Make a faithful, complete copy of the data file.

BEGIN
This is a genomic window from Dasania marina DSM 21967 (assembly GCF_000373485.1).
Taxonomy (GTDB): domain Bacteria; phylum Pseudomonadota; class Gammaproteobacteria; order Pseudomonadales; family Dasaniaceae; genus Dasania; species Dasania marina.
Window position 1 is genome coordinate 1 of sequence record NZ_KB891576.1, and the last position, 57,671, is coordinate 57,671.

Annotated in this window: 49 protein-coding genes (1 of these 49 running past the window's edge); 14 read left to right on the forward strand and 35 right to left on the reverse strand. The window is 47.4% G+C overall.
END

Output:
This is a genomic window from Dasania marina DSM 21967 (assembly GCF_000373485.1).
Taxonomy (GTDB): domain Bacteria; phylum Pseudomonadota; class Gammaproteobacteria; order Pseudomonadales; family Dasaniaceae; genus Dasania; species Dasania marina.
Window position 1 is genome coordinate 1 of sequence record NZ_KB891576.1, and the last position, 57,671, is coordinate 57,671.

Annotated in this window: 49 protein-coding genes (1 of these 49 running past the window's edge); 14 read left to right on the forward strand and 35 right to left on the reverse strand. The window is 47.4% G+C overall.